AUSTIN, Texas — A team of scientists and engineers from Columbia University, Seoul National University (SNU), Korea Research Institute of Standards and Science (KRISS) and The University of Texas at Austin have demonstrated — for the first time — a visible light source using graphene, an atomically thin form of carbon. This new type of light source could form the basis of faster communications devices and computer displays that are thin, flexible and transparent.
The work is published online in Nature Nanotechnology June 15.
Watch a video that shows how it works: http://youtu.be/dpYx5IvJpu4
The researchers attached small strips of graphene to metal electrodes, suspended the strips above a silicon chip and passed a current through the filaments to cause them to heat up.
"We’ve created what is essentially the world’s thinnest light bulb," says James Hone, a professor of mechanical engineering at Columbia University and co-author of the study.
The team used a special form of the same material that Thomas Edison used when he invented the incandescent light bulb. Edison used carbon as a filament for his light bulb. The new light source uses the same element in its pure form — graphene — and at its ultimate size limit — one atom thick.
Yujin Cho, a doctoral student in physics at The University of Texas at Austin who worked on the project as a student in South Korea, measured the light output of the tiny devices while applying a range of voltages.
"It was exciting to be able to see such bright, visible light from this device with my own eyes," says Cho.
Creating light in small structures on the surface of a chip is crucial for developing fully integrated photonic circuits that do with light what is now done with electric currents in semiconductor integrated circuits. Researchers have developed many approaches to do this but have not yet been able to put the oldest and simplest artificial light source — the incandescent light bulb — onto a chip. This is primarily because light bulb filaments must be extremely hot — thousands of degrees Celsius — in order to glow in the visible range, and micro-scale metal wires cannot withstand such temperatures. In addition, heat transfer from the hot filament to its surroundings is extremely efficient at the micro-scale, leading to damage of the surrounding chip.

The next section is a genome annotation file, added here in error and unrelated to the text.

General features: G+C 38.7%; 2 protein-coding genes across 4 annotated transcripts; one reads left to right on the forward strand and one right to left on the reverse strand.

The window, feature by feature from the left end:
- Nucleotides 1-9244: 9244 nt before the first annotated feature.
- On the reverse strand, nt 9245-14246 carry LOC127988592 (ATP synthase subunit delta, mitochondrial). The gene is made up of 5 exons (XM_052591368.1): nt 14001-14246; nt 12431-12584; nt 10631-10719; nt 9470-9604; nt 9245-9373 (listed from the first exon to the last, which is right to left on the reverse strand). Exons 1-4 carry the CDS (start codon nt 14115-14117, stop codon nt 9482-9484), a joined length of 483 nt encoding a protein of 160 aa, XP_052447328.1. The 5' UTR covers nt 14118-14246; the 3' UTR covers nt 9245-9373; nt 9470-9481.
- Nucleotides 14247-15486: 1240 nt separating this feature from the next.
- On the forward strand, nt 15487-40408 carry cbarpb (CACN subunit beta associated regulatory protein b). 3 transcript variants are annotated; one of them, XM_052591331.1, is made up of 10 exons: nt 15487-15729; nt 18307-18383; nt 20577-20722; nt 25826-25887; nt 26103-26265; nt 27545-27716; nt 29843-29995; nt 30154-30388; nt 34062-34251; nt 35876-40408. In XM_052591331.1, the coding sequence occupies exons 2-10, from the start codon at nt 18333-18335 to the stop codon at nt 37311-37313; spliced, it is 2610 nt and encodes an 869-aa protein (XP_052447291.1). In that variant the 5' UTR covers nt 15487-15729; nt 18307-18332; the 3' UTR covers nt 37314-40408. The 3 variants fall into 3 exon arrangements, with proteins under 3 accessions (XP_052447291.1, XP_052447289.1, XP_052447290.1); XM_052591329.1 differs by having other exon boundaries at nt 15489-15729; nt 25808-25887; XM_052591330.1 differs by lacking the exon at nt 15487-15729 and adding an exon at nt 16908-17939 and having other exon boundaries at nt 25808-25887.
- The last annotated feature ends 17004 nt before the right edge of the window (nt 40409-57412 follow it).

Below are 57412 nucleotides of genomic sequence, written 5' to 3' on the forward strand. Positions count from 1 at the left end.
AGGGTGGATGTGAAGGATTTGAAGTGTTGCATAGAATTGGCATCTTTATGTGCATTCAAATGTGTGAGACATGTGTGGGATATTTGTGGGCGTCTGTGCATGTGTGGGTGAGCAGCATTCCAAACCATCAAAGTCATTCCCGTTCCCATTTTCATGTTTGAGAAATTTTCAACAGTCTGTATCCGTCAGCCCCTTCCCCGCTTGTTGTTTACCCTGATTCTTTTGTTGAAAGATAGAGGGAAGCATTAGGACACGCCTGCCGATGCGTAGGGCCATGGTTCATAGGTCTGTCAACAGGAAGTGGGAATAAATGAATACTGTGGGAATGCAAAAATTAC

By measuring the spectrum of the light emitted from the graphene, the team was able to show that it was reaching temperatures above 2,500 degrees Celsius, hot enough to glow brightly.
The ability of graphene to achieve such high temperatures without melting the substrate or the metal electrodes is due to another interesting property: As it heats up, graphene becomes a much poorer conductor of heat. This means that the high temperatures stay confined to a small "hot spot" in the center. This increases the energy efficiency of the new light source 1,000 times, as compared with graphene on a solid silicon chip.
The team also demonstrated the scalability of their technique by constructing large-scale arrays of chemical-vapor-deposited graphene light emitters.
The group is currently working to further characterize the performance of these devices — for example, how fast they can be turned on and off to create bits for optical communications — and to develop techniques for integrating them into flexible substrates.
In addition to Yujin Cho, the study's co-lead authors are Young Duck Kim at SNU and Columbia University; Hakseong Kim at Konkuk University (Republic of Korea); and Ji Hoon Ryoo at SNU. The research was conceived by Young Duck Kim; Myung-Ho Bae at KRISS and the University of Science and Technology (Republic of Korea); and Yun Daniel Park at SNU.
Read the paper, "Bright visible light emission in graphene" (Nature, June 15, 2015): http://dx.doi.org/10.1038/nnano.2015.118
This press release was adapted from a release produced by Columbia University.